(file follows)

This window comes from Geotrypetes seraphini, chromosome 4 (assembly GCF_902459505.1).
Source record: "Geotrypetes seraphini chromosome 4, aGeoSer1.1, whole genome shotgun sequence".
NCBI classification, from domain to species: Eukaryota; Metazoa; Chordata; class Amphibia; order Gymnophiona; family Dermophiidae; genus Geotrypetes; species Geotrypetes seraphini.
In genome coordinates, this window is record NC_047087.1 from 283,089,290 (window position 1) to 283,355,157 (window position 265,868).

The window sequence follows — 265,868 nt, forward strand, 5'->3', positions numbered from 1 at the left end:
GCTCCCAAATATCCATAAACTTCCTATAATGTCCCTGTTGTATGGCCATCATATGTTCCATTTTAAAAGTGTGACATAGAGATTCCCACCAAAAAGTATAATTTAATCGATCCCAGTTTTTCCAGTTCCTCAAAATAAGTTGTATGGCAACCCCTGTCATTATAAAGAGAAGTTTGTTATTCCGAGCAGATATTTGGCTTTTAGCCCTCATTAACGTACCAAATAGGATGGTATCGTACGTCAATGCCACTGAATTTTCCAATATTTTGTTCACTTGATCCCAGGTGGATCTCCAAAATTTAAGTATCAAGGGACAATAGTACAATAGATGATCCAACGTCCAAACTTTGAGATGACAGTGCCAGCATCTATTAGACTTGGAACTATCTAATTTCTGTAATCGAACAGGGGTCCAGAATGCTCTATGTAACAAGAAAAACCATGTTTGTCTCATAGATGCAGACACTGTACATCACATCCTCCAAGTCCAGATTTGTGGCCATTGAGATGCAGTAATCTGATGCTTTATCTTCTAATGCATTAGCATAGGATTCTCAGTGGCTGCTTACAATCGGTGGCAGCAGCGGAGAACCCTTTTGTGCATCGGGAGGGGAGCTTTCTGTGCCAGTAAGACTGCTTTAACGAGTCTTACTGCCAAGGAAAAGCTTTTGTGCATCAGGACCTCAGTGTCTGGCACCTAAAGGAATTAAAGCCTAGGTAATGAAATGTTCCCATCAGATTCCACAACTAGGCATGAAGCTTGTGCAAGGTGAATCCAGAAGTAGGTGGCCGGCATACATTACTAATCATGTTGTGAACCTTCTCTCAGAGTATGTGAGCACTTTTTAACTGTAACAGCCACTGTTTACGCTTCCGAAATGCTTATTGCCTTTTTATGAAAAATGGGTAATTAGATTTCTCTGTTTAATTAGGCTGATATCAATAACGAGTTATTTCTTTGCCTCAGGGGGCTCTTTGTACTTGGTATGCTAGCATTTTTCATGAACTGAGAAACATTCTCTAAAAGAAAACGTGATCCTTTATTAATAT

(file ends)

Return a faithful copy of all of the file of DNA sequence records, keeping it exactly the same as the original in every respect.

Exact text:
This window comes from Geotrypetes seraphini, chromosome 4 (assembly GCF_902459505.1).
Source record: "Geotrypetes seraphini chromosome 4, aGeoSer1.1, whole genome shotgun sequence".
NCBI classification, from domain to species: Eukaryota; Metazoa; Chordata; class Amphibia; order Gymnophiona; family Dermophiidae; genus Geotrypetes; species Geotrypetes seraphini.
In genome coordinates, this window is record NC_047087.1 from 283,089,290 (window position 1) to 283,355,157 (window position 265,868).

The window sequence follows — 265,868 nt, forward strand, 5'->3', positions numbered from 1 at the left end:
GCTCCCAAATATCCATAAACTTCCTATAATGTCCCTGTTGTATGGCCATCATATGTTCCATTTTAAAAGTGTGACATAGAGATTCCCACCAAAAAGTATAATTTAATCGATCCCAGTTTTTCCAGTTCCTCAAAATAAGTTGTATGGCAACCCCTGTCATTATAAAGAGAAGTTTGTTATTCCGAGCAGATATTTGGCTTTTAGCCCTCATTAACGTACCAAATAGGATGGTATCGTACGTCAATGCCACTGAATTTTCCAATATTTTGTTCACTTGATCCCAGGTGGATCTCCAAAATTTAAGTATCAAGGGACAATAGTACAATAGATGATCCAACGTCCAAACTTTGAGATGACAGTGCCAGCATCTATTAGACTTGGAACTATCTAATTTCTGTAATCGAACAGGGGTCCAGAATGCTCTATGTAACAAGAAAAACCATGTTTGTCTCATAGATGCAGACACTGTACATCACATCCTCCAAGTCCAGATTTGTGGCCATTGAGATGCAGTAATCTGATGCTTTATCTTCTAATGCATTAGCATAGGATTCTCAGTGGCTGCTTACAATCGGTGGCAGCAGCGGAGAACCCTTTTGTGCATCGGGAGGGGAGCTTTCTGTGCCAGTAAGACTGCTTTAACGAGTCTTACTGCCAAGGAAAAGCTTTTGTGCATCAGGACCTCAGTGTCTGGCACCTAAAGGAATTAAAGCCTAGGTAATGAAATGTTCCCATCAGATTCCACAACTAGGCATGAAGCTTGTGCAAGGTGAATCCAGAAGTAGGTGGCCGGCATACATTACTAATCATGTTGTGAACCTTCTCTCAGAGTATGTGAGCACTTTTTAACTGTAACAGCCACTGTTTACGCTTCCGAAATGCTTATTGCCTTTTTATGAAAAATGGGTAATTAGATTTCTCTGTTTAATTAGGCTGATATCAATAACGAGTTATTTCTTTGCCTCAGGGGGCTCTTTGTACTTGGTATGCTAGCATTTTTCATGAACTGAGAAACATTCTCTAAAAGAAAACGTGATCCTTTATTAATAT